Much a-click about nothing

Everyone can use a good title, be it for a novel, an article or a film. For this blog entry, for example, “Clickbaiting: Typology and Subtextual Deconstruction” wouldn’t have taken my readers very far. That’s why a healthy dose of catchiness is welcome to ensure a minimal readership. It sets the mood and it’s a good conversation starter. Clickbaiting is one step further, or too far, in that direction.

Many great, famous, gorgeous titles — think of Apocalypse Now, J’accuse…!, A Streetcar Named Desire — could qualify, if transplanted onto a contemporary 1280 × 720 pixels YouTube thumbnail, as clickbaiting. This is an outrageously unfair proposition since clickbaiting is generally associated with very bad or just plain rubbish content. Here below, I’m not going to worry about the quality of the content. Indeed, some of it may be very good. I just want to put on display the most blatant tactics I’ve come across recently on YouTube and become a better person in the process.

Note that the sample thumbnails that I’ve scattered around here are not clickable, because the whole point is NOT to click. If you’re genuinely interested, you’ll know what to do.

In order to harvest clicks, there’s nothing more obvious than a celebrity. Or maybe two, coming from diametrically opposed political horizons, one of them making a funny face. The random guy on the right is optional. As will soon become obvious, funny faces on thumbnails are important.

Here is another example of funny faces. Note also that the word “humiliated” is in all caps. This typographic choice is a classic clickbait device. The protagonist is not just humiliated. He’s HUMILIATED. See the difference? The use of exclamation marks here is quite sober, normally you would use three or four.

If you want to succeed in the clickbait industry, you’ve got to make a list. It doesn’t matter what you list. It can be about the most trivial and boring things, but it has to be a list. Even this blog post is a sort of list. On the following thumbnail, the funny face and the mysterious question marks are just a nice touch. The important thing is that it’s a list. Even more powerful is a top n list, where n is preferably a round number such as 10 or 20. Be careful though, if you take n equal to 1, then it’s no longer a list, it’s just a thing.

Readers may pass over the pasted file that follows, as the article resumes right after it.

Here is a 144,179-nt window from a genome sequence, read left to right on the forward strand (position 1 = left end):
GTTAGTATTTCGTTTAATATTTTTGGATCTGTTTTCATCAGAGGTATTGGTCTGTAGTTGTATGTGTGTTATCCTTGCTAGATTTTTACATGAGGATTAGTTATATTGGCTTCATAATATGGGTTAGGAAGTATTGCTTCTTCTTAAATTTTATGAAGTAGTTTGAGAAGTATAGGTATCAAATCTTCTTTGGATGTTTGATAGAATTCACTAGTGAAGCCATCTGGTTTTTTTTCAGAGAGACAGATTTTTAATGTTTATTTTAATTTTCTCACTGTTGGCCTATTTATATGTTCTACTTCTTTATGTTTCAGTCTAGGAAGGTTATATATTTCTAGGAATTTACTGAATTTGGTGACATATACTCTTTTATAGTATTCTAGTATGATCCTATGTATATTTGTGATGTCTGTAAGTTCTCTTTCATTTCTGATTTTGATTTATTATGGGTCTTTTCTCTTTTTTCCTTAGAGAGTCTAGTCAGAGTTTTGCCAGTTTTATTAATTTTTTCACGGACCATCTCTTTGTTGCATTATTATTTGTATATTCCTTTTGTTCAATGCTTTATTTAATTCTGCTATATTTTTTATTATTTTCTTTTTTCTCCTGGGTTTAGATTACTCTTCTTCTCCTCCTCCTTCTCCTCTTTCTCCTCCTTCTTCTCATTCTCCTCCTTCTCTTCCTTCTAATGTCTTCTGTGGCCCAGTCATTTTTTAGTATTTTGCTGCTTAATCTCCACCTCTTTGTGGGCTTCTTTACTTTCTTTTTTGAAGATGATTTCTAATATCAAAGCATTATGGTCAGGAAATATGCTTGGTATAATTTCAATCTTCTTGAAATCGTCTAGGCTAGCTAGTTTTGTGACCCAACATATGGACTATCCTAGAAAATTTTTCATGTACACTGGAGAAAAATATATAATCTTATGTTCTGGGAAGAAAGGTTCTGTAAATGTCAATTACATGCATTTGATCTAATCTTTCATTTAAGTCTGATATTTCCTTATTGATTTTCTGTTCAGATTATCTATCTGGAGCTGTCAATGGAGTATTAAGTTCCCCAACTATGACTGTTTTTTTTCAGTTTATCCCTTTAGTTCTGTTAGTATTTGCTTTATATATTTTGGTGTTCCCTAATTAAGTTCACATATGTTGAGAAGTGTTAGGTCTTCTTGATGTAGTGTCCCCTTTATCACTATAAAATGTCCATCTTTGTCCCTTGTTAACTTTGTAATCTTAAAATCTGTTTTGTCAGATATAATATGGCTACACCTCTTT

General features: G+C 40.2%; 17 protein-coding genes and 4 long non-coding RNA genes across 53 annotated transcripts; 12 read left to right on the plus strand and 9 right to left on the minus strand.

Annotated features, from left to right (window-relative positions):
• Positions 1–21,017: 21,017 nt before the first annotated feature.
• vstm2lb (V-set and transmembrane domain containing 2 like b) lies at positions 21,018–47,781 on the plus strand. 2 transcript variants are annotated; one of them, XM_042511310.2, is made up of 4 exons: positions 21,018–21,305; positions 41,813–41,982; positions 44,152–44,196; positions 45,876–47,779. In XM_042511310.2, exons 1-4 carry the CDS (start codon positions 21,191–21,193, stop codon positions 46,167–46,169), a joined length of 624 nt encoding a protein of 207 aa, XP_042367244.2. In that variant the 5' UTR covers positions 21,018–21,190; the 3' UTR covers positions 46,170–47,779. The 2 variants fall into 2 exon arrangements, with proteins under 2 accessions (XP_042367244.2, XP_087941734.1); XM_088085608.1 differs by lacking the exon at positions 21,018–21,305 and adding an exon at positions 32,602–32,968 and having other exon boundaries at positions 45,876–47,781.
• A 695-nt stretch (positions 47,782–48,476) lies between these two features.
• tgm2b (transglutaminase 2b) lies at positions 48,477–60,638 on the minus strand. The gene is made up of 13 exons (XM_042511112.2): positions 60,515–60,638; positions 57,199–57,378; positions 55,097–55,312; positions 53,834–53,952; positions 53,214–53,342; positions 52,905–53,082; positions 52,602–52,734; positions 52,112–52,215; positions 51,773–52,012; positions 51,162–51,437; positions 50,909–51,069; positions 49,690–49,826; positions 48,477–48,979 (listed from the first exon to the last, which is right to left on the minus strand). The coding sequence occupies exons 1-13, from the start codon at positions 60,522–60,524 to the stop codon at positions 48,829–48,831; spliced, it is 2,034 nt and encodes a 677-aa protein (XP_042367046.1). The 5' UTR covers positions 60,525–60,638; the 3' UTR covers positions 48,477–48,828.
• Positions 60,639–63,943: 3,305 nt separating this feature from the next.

Talking about 1-item lists leads me to superlatives. In the following thumbnail, there is no funny face, Becky is just smiling, nor a list or any of the other clickbaity features mentioned so far. It’s a pretty sober picture, but it’s a superlative. You won’t hear about just any parenting strategy, but the most important one. Even if you don’t believe that there is such a thing as “the most important parenting strategy”, you have to click, don’t you? Are you taking any risks with your children’s education? It’s a subtle Pascal’s wager and it’s quite efficient.

Here’s a formula that I noticed recently: «What happened to…». Note the all caps and Bianca’s sad demeanor. What happened to my favourite tennis player? I need to know. A quick look at this channel’s list of uploaded videos reveals other very tempting clicks: «What ACTUALLY Happened To Carlos Alcaraz…», «What REALLY Happened To Garbiñe Muguruza?…», «What Happened To Novak Djokovic?… (Wasn’t Expecting That!)». The combinations are endless.

If no one has clicked on your thumbnail yet, you’ll have to resort to extreme strategies, and you’ll expose yourself as an attention whore. In this category we have what I dub the Desperate Reverse Psychology Rhetoric. You probably already have an idea where this is going: «Don’t watch this video!», «By all means, do not click here!». Ok, I’ve just made those up, but you’ll find them anyway, I’m pretty sure.